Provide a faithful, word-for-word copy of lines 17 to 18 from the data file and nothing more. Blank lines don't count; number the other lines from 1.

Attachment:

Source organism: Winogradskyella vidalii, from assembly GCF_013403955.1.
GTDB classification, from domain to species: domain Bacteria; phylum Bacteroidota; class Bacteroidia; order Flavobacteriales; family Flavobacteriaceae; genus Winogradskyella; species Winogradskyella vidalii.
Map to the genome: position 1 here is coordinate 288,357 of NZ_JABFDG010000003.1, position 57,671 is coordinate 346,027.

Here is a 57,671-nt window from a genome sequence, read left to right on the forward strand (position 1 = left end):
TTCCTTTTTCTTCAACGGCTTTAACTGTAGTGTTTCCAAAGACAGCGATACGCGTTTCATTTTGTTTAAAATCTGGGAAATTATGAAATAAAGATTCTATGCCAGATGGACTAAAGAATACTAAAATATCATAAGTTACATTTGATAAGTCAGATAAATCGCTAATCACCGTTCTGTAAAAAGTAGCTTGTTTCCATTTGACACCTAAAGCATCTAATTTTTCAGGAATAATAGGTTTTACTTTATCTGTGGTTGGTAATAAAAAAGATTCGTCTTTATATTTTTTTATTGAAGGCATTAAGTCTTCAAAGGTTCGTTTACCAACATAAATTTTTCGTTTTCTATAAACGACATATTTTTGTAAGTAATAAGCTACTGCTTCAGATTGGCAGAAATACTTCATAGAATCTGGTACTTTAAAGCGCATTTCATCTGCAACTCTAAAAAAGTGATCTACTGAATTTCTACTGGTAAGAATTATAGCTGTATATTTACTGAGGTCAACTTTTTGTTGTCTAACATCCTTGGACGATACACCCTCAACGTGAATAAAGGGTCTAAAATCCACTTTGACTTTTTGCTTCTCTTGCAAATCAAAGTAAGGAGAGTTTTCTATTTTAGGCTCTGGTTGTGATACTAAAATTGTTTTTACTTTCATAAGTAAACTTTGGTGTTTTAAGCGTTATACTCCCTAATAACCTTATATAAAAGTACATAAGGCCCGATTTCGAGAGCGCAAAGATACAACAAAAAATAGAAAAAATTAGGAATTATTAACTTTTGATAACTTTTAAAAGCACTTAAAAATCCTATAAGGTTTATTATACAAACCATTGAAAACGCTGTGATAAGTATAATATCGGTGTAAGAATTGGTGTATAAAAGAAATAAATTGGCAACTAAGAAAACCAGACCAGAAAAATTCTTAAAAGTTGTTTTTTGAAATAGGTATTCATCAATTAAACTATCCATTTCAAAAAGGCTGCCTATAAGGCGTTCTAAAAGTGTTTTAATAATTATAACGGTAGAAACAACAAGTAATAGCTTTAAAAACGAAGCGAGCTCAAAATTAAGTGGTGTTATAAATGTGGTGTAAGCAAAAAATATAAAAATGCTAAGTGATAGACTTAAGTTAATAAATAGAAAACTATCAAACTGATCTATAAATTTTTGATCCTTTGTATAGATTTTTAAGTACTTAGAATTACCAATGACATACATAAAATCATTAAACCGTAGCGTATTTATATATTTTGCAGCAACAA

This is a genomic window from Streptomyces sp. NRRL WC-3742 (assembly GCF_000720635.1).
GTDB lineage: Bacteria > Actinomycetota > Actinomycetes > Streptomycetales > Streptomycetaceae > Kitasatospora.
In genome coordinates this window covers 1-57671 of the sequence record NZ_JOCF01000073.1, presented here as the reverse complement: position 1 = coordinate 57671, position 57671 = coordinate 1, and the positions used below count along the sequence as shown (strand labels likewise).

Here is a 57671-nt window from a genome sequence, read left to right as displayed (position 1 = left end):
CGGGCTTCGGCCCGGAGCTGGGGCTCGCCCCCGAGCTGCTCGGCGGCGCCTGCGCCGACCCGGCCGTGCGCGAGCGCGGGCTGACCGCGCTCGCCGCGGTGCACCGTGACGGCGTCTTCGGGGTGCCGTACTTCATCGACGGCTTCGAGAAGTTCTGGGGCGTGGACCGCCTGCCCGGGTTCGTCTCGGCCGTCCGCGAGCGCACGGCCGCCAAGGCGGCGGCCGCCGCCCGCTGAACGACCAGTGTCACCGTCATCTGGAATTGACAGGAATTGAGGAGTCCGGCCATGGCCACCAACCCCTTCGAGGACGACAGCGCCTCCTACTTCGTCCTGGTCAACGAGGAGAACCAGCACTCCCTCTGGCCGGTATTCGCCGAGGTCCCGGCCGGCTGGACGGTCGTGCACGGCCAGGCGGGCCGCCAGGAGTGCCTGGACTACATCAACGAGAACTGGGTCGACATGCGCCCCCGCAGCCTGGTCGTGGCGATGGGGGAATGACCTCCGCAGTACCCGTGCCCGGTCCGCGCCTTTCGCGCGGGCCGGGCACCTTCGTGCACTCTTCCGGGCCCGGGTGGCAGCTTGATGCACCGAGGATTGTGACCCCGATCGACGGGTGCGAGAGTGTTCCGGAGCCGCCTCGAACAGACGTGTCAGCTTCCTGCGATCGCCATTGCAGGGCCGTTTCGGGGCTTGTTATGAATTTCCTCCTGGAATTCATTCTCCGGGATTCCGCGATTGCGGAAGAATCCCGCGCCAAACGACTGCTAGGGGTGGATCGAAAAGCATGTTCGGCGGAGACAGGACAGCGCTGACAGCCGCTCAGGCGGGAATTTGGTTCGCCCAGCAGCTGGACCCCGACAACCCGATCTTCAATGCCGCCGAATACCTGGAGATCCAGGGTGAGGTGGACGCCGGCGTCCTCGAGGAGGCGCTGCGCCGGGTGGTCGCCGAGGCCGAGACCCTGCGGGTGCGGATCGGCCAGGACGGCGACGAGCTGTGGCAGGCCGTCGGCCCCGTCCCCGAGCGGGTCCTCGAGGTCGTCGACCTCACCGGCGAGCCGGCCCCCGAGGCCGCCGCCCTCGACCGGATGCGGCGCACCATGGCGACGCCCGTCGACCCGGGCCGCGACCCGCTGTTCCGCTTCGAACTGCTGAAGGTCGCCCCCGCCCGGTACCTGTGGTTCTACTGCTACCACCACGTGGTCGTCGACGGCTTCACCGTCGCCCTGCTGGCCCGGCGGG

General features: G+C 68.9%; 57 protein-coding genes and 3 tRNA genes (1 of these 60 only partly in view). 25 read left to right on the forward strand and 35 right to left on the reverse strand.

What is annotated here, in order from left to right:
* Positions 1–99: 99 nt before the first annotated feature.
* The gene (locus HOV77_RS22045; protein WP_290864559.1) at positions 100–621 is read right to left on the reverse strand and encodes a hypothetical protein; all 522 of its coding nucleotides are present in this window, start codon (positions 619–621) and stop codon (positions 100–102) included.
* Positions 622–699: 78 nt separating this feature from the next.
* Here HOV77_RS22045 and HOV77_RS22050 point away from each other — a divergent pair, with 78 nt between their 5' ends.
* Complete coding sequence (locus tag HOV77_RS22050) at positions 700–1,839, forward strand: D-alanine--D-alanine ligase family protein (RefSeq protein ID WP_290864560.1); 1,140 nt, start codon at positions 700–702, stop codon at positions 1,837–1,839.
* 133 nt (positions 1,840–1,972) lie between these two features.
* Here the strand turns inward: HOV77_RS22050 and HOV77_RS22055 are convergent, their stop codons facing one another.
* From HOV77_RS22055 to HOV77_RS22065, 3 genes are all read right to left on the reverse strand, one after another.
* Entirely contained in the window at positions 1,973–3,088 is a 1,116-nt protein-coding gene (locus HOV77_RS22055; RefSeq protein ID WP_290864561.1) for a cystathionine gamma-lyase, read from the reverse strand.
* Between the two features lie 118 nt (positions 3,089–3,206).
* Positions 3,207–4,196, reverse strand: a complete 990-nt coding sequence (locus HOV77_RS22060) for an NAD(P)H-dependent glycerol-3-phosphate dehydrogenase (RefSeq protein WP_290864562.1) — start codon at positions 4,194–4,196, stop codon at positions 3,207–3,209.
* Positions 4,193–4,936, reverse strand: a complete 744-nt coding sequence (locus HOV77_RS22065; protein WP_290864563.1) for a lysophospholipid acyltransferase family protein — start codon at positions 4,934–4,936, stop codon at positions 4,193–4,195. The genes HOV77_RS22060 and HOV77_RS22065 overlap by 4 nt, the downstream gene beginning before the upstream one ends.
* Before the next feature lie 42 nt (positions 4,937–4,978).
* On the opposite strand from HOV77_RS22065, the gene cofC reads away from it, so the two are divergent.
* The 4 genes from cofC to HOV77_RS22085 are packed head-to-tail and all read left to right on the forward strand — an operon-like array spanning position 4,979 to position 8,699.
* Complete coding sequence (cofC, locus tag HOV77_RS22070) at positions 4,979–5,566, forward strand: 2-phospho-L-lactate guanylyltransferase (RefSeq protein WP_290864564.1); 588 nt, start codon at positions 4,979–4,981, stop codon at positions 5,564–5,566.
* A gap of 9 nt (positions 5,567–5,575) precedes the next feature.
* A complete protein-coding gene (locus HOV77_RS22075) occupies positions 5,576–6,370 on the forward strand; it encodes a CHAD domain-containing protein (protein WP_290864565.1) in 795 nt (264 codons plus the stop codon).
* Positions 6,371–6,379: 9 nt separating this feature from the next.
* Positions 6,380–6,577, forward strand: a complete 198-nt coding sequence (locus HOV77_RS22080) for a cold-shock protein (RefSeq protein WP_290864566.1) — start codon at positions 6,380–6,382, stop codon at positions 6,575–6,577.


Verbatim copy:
* Complete coding sequence (locus tag HOV77_RS22050) at positions 700–1,839, forward strand: D-alanine--D-alanine ligase family protein (RefSeq protein ID WP_290864560.1); 1,140 nt, start codon at positions 700–702, stop codon at positions 1,837–1,839.
* 133 nt (positions 1,840–1,972) lie between these two features.